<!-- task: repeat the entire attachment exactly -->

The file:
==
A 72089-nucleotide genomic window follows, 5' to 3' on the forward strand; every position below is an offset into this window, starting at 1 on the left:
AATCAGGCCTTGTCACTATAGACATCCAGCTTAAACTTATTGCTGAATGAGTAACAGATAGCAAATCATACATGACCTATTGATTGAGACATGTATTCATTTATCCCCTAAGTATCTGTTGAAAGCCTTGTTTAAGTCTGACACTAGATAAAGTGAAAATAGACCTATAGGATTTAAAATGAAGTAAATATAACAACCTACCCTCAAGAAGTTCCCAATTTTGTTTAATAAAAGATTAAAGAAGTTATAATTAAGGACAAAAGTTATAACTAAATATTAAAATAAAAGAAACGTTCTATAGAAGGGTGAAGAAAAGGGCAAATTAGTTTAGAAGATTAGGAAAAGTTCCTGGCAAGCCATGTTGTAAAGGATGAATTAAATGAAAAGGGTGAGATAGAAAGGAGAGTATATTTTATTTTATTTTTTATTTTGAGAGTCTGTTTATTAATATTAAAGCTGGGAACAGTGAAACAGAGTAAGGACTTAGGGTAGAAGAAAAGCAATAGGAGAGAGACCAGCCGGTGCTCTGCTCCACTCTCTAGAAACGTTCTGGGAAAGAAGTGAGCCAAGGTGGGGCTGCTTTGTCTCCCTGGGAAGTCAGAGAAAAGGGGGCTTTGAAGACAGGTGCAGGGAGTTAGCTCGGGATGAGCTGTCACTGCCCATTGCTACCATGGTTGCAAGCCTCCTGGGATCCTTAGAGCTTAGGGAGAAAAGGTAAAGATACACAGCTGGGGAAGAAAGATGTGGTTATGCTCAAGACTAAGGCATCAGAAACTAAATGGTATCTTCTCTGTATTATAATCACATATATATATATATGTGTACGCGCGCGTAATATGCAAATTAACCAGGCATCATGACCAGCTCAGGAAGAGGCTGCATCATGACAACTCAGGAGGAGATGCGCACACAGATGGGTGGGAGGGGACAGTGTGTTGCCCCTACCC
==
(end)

A 72089-nucleotide genomic window follows, 5' to 3' on the forward strand; every position below is an offset into this window, starting at 1 on the left:
AATCAGGCCTTGTCACTATAGACATCCAGCTTAAACTTATTGCTGAATGAGTAACAGATAGCAAATCATACATGACCTATTGATTGAGACATGTATTCATTTATCCCCTAAGTATCTGTTGAAAGCCTTGTTTAAGTCTGACACTAGATAAAGTGAAAATAGACCTATAGGATTTAAAATGAAGTAAATATAACAACCTACCCTCAAGAAGTTCCCAATTTTGTTTAATAAAAGATTAAAGAAGTTATAATTAAGGACAAAAGTTATAACTAAATATTAAAATAAAAGAAACGTTCTATAGAAGGGTGAAGAAAAGGGCAAATTAGTTTAGAAGATTAGGAAAAGTTCCTGGCAAGCCATGTTGTAAAGGATGAATTAAATGAAAAGGGTGAGATAGAAAGGAGAGTATATTTTATTTTATTTTTTATTTTGAGAGTCTGTTTATTAATATTAAAGCTGGGAACAGTGAAACAGAGTAAGGACTTAGGGTAGAAGAAAAGCAATAGGAGAGAGACCAGCCGGTGCTCTGCTCCACTCTCTAGAAACGTTCTGGGAAAGAAGTGAGCCAAGGTGGGGCTGCTTTGTCTCCCTGGGAAGTCAGAGAAAAGGGGGCTTTGAAGACAGGTGCAGGGAGTTAGCTCGGGATGAGCTGTCACTGCCCATTGCTACCATGGTTGCAAGCCTCCTGGGATCCTTAGAGCTTAGGGAGAAAAGGTAAAGATACACAGCTGGGGAAGAAAGATGTGGTTATGCTCAAGACTAAGGCATCAGAAACTAAATGGTATCTTCTCTGTATTATAATCACATATATATATATATGTGTACGCGCGCGTAATATGCAAATTAACCAGGCATCATGACCAGCTCAGGAAGAGGCTGCATCATGACAACTCAGGAGGAGATGCGCACACAGATGGGTGGGAGGGGACAGTGTGTTGCCCCTACCC